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WeatherWise - Thunderstorms

Laurissa Anyas-Weiss, content producer

July 13, 2009 — Thunderstorms are often very violent and intense weather systems that are still not fully understood.

Here is what meteorologists do know:

Thunderstorms occur when two opposite air masses are driven together; the collision of cool, dry air with warm, moist air.

In the northern hemisphere it is in the spring, summer and fall months which are the warmest that thunderstorms are more likely to occur.

It is not unheard of to see lightning and hear thunder during an intense winter storm.

Frictional heating caused by the movement of water molecules causes great stores of static electricity in the atmosphere that is released as lightning and thunder.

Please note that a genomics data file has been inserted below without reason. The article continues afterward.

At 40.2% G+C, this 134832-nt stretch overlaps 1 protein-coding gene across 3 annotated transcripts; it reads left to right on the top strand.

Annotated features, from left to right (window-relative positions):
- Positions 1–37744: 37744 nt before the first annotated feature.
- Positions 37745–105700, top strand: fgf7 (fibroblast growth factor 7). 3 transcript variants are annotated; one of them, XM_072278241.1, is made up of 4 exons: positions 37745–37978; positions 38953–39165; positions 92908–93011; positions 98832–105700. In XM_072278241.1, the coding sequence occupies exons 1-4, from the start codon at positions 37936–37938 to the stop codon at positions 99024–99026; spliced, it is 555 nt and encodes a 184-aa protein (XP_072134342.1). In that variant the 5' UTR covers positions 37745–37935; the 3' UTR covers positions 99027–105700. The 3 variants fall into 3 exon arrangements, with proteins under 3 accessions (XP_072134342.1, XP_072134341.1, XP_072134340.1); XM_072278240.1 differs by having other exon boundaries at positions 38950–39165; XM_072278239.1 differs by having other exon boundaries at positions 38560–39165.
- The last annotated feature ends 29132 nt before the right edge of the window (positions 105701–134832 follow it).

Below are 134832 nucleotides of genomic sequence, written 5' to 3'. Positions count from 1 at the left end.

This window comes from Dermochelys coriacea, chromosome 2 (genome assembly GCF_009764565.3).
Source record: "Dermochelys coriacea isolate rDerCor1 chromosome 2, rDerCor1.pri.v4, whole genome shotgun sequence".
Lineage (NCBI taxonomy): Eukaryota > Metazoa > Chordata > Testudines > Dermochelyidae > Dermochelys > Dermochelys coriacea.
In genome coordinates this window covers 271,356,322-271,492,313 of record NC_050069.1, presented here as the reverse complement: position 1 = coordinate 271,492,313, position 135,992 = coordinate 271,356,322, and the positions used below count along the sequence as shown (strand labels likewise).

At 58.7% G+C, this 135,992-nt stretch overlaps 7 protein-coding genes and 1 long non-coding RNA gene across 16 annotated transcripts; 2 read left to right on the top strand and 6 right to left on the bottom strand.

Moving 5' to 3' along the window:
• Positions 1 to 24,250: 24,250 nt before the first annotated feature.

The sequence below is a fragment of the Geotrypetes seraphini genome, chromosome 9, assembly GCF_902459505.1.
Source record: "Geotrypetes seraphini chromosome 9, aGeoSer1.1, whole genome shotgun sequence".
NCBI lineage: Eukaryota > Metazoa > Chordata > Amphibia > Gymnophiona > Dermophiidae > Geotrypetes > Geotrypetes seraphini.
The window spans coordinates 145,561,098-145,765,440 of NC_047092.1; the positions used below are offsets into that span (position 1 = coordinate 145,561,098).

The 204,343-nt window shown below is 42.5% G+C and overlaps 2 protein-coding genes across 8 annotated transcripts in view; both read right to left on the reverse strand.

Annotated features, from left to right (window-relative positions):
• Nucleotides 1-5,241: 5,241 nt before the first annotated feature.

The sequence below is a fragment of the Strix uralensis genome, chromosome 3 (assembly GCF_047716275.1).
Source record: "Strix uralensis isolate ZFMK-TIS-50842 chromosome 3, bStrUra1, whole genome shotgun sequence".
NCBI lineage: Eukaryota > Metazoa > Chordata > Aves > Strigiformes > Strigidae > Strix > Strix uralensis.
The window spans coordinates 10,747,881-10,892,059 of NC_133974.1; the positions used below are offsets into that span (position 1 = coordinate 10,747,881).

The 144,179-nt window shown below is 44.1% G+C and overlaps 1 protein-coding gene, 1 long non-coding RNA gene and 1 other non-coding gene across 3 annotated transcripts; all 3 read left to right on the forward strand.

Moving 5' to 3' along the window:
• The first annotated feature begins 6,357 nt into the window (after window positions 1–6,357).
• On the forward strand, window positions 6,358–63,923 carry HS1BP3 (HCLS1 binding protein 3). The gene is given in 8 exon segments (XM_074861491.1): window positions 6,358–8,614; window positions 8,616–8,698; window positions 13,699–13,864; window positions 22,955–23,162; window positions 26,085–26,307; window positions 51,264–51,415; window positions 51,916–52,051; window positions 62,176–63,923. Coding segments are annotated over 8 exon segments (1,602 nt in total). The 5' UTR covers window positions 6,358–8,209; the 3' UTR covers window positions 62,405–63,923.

The rapid condensation that occurs when moist warm air rises creates heavy precipitation.

In very mature storms, moisture rises and falls over and over freezing to become hail.

Powerful up drafts of warm air and down drafts of cold air cause very strong winds.

Thunderstorms, they can be dangerous.

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